PHILIPPINES Rebels want 25m peso for release of miner’s son
Measures taken to communicate with NPA for hostage’s release
Manila: Communist rebels asked for 25 million peso (Dh2.08 million) for the release of a miner’s son and two employees in the southern Philippines, a local paper has reported.
The communist New People’s Army, the armed wing of the 47-year old Communist Party of the Philippines, demanded the ransom to free Christopher Ocite, operations manager of VPO Mining; Gani Altaya, VPO’s assistant operations manager; and Joel Jayuma, VPO’s security chief, Agusan del Sur ViceGovernor Santiago Cane Jr told the Inquirer.
A provincial management committee, led by Mayor Jose Cuyos, convened also on Friday to handle the hostage crisis, said Maj Eugenio Julio Osias IV, spokesman of the Cagayan de Oro-based Philippine Army.
Members of the committee have tried to communicate with NPA members to negotiate for the release of the hostages, Osias said.
Other military officials have not heard about the ransom demand, Osias admitted.
The ransom demand was a sign that the NPA has degenerated to banditry, Col Romeo Gan, commander of the Army’s 401st Infantry Brigade, also told the Inquirer.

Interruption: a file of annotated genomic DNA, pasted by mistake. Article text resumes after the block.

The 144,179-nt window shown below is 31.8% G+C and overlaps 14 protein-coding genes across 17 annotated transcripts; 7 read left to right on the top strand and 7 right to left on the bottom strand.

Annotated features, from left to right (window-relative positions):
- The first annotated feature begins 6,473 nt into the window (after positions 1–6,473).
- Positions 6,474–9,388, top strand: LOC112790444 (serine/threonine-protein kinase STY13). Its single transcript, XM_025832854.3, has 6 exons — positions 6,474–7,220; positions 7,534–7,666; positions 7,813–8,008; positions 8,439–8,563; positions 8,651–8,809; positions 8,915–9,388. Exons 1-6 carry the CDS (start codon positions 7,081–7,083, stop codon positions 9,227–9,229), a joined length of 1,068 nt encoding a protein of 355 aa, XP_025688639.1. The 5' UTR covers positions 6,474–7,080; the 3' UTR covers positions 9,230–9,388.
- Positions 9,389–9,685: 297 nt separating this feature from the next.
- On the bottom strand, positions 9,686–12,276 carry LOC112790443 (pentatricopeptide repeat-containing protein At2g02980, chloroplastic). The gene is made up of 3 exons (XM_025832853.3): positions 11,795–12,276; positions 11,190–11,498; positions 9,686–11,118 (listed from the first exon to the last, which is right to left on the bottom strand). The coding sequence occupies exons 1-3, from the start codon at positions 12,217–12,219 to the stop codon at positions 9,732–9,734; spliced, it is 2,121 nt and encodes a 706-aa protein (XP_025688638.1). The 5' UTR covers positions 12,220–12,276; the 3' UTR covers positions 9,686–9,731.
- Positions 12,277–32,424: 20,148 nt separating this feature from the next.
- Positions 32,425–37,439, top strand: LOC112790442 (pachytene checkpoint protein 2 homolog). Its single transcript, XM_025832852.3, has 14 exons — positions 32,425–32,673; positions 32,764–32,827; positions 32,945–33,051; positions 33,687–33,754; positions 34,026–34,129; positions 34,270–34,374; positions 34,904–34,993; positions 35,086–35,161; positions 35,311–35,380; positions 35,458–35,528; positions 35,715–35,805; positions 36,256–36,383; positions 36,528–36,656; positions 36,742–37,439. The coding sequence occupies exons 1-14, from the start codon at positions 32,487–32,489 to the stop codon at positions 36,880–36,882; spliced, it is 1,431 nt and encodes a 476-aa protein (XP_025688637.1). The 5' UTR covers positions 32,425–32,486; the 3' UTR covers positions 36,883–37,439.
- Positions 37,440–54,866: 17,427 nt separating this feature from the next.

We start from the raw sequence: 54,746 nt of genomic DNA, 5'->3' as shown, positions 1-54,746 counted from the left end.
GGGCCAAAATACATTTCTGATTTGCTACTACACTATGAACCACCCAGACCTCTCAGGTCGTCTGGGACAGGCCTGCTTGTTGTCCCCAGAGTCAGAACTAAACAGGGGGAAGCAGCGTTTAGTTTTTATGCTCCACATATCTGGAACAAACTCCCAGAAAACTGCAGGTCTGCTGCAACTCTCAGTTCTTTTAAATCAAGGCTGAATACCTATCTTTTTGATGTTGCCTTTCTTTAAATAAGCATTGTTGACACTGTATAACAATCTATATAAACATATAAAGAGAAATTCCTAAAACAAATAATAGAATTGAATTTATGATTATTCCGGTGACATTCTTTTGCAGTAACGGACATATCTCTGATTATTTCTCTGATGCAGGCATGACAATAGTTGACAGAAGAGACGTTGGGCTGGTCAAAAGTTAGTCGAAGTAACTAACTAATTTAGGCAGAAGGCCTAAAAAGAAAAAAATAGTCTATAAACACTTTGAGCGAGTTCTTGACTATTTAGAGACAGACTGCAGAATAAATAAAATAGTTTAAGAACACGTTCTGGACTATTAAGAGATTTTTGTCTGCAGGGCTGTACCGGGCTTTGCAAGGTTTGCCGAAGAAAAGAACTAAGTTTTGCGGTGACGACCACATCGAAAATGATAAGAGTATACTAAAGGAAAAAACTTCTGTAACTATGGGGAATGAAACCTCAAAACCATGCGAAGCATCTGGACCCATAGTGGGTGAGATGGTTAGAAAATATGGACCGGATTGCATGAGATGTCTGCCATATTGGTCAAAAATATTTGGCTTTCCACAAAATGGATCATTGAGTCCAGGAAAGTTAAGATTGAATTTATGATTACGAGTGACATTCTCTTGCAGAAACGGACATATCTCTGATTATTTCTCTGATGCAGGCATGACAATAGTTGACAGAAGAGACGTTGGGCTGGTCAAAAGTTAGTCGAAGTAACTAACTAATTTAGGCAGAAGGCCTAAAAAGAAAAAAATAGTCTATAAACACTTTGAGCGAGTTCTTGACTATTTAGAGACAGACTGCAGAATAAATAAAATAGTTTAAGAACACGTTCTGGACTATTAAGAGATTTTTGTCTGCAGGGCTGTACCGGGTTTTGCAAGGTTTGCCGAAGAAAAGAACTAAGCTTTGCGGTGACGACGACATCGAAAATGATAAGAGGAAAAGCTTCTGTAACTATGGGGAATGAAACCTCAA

Sources said earlier that the NPA demanded for K3 light machine-gun and an Armalite rifle in exchange for the release of the hostages.
Disguised as soldiers, about 30 NPA fighters entered VPO Mining’s office for an inspection, but announced instead a raid, disarmed the security guards, carted away 17 firearms, and took three hostages as they left VPO’s office in Bayugan village, Rosario town, Agusan del Sur last June 28.
A tribal chieftain and a policeman were hurt when NPA fighters attacked a convoy of police and army troops that were escorting provincial officials who visited Katipunan village in Veruela town, also in Agusan del Sur last June 27.
The Philippine government and the communist National Democratic Front (NDF), the umbrella of the CPP-NPA, have been holding on and off peace talks since 1992.
The NDF refused to return to the negotiating table in 2004, after the Philippine government did not stop the United States and the European Union from including the CPP-NPA in the list of foreign terror groups.
Since then, peace talks remained informal.
Formal talks resumed only in 2010, after the victory of president Benigno Aquino.
Norway has been brokering the long-running peace negotiations.